Sometimes times, you may find foreign objects like glass, plastic, money and even wood in your dog’s stool, all of which show that your pet has been eating odd things. Other times, you may find fur, a sign of over-grooming or an indication of an itchy skin disorder. 

4. Undigested food

It’s not uncommon for a dog’s stool to contain foods that were undigested. It is often caused by an allergy or a low-quality dog food formula.

5. Diarrhea or loose stools

Loose or watery deposits may occur occasionally and this is normal. But if it persists, your pet is probably suffering from diarrhea, which may be caused by a range of factors including intestinal worms and parasites, food allergy, bacterial infection of the digestive tract, inflammation of the pancreas and so on. You should take a trip to the vet for evaluation if the condition persists.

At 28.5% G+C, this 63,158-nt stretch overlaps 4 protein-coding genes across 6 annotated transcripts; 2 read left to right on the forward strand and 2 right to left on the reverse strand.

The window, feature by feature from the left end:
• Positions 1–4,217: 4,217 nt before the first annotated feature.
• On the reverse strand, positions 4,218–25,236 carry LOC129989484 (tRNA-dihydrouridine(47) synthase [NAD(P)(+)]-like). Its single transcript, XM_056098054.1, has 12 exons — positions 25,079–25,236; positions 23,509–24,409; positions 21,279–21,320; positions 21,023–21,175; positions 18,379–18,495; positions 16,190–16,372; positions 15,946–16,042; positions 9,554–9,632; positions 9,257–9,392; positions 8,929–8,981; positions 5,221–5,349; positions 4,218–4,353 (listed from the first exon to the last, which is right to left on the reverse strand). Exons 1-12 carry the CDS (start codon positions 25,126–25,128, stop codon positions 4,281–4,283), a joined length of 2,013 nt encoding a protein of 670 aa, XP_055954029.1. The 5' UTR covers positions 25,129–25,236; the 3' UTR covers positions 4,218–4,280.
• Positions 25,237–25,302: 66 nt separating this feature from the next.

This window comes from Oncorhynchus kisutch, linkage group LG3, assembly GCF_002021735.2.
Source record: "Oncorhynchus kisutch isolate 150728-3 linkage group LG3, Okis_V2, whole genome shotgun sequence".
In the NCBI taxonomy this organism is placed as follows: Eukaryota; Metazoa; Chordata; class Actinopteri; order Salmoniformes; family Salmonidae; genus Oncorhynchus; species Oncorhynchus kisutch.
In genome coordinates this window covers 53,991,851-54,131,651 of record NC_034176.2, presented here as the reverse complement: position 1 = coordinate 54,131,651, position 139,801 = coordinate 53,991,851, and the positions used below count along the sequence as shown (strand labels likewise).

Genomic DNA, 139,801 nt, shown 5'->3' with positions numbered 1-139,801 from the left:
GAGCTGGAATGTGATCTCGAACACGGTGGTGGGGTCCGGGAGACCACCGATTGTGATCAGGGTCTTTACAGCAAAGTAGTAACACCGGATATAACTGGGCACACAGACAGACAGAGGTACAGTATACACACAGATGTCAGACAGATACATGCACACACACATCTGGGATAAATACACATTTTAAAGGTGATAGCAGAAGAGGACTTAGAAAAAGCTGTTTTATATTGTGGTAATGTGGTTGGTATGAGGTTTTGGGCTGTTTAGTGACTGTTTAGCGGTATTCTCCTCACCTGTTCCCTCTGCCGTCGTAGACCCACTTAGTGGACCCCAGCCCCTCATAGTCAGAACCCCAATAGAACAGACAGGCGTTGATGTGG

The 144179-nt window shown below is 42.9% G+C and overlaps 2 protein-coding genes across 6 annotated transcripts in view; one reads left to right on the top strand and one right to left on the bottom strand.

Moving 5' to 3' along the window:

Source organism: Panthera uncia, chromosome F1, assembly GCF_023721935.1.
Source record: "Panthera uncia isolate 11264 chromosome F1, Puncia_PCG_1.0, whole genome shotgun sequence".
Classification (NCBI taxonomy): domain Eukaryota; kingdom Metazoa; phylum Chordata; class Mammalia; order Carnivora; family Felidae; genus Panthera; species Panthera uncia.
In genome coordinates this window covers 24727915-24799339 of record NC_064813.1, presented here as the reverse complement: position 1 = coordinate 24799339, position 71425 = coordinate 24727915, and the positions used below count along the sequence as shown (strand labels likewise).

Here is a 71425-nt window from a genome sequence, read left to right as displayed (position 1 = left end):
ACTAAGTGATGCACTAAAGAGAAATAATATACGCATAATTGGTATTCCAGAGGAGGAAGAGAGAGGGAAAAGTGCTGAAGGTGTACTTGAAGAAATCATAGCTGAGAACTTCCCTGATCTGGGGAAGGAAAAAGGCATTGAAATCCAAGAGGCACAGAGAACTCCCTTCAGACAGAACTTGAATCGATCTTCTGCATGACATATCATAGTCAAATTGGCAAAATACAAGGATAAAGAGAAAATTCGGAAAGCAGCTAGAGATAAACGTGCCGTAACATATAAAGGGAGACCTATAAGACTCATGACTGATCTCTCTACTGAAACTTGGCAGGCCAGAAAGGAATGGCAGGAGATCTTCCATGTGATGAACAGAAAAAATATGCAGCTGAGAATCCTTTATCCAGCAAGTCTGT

6. Dry, overly firm stools

As you might know, dry poop is caused by dehydration or slow intestinal movement and it may lead to constipation. It warrants an evaluation by a vet and a change of diet.

Is my dog constipated?

Wrap-up

Since dogs are man’s best friend it’s important to ensure that they are always in good health. Monitoring your pup’s pooping habits can provide a glimpse into his overall health. If you notice anything unusual, don’t hesitate to consult your vet immediately.